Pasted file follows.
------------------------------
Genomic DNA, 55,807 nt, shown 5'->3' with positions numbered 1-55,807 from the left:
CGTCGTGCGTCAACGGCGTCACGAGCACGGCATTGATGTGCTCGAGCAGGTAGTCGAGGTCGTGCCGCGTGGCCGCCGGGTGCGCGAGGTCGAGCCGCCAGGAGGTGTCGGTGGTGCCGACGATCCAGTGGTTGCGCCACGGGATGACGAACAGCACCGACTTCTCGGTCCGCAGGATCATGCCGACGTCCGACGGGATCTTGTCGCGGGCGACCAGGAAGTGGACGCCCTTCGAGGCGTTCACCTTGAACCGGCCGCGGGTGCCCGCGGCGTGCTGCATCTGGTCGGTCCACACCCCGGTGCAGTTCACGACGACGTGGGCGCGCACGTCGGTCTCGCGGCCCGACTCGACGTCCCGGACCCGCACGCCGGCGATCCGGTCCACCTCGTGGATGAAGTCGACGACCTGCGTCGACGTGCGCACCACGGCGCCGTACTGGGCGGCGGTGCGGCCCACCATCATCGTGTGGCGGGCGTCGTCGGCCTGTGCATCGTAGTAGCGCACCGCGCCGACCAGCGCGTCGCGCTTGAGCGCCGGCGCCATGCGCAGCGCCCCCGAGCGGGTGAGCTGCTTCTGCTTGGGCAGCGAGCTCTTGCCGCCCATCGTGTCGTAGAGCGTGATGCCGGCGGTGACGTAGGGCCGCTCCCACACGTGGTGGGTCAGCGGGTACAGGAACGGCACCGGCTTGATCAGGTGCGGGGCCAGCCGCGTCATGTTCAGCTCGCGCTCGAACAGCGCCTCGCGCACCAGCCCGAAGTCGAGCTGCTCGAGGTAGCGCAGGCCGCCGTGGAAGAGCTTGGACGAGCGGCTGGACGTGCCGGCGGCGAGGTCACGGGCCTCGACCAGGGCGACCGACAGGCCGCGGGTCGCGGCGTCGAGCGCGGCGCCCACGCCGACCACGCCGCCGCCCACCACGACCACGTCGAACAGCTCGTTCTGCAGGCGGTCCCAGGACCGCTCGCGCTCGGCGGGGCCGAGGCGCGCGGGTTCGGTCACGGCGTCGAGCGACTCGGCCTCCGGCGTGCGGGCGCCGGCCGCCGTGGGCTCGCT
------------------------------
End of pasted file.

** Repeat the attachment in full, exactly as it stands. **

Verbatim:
Genomic DNA, 55,807 nt, shown 5'->3' with positions numbered 1-55,807 from the left:
CGTCGTGCGTCAACGGCGTCACGAGCACGGCATTGATGTGCTCGAGCAGGTAGTCGAGGTCGTGCCGCGTGGCCGCCGGGTGCGCGAGGTCGAGCCGCCAGGAGGTGTCGGTGGTGCCGACGATCCAGTGGTTGCGCCACGGGATGACGAACAGCACCGACTTCTCGGTCCGCAGGATCATGCCGACGTCCGACGGGATCTTGTCGCGGGCGACCAGGAAGTGGACGCCCTTCGAGGCGTTCACCTTGAACCGGCCGCGGGTGCCCGCGGCGTGCTGCATCTGGTCGGTCCACACCCCGGTGCAGTTCACGACGACGTGGGCGCGCACGTCGGTCTCGCGGCCCGACTCGACGTCCCGGACCCGCACGCCGGCGATCCGGTCCACCTCGTGGATGAAGTCGACGACCTGCGTCGACGTGCGCACCACGGCGCCGTACTGGGCGGCGGTGCGGCCCACCATCATCGTGTGGCGGGCGTCGTCGGCCTGTGCATCGTAGTAGCGCACCGCGCCGACCAGCGCGTCGCGCTTGAGCGCCGGCGCCATGCGCAGCGCCCCCGAGCGGGTGAGCTGCTTCTGCTTGGGCAGCGAGCTCTTGCCGCCCATCGTGTCGTAGAGCGTGATGCCGGCGGTGACGTAGGGCCGCTCCCACACGTGGTGGGTCAGCGGGTACAGGAACGGCACCGGCTTGATCAGGTGCGGGGCCAGCCGCGTCATGTTCAGCTCGCGCTCGAACAGCGCCTCGCGCACCAGCCCGAAGTCGAGCTGCTCGAGGTAGCGCAGGCCGCCGTGGAAGAGCTTGGACGAGCGGCTGGACGTGCCGGCGGCGAGGTCACGGGCCTCGACCAGGGCGACCGACAGGCCGCGGGTCGCGGCGTCGAGCGCGGCGCCCACGCCGACCACGCCGCCGCCCACCACGACCACGTCGAACAGCTCGTTCTGCAGGCGGTCCCAGGACCGCTCGCGCTCGGCGGGGCCGAGGCGCGCGGGTTCGGTCACGGCGTCGAGCGACTCGGCCTCCGGCGTGCGGGCGCCGGCCGCCGTGGGCTCGCT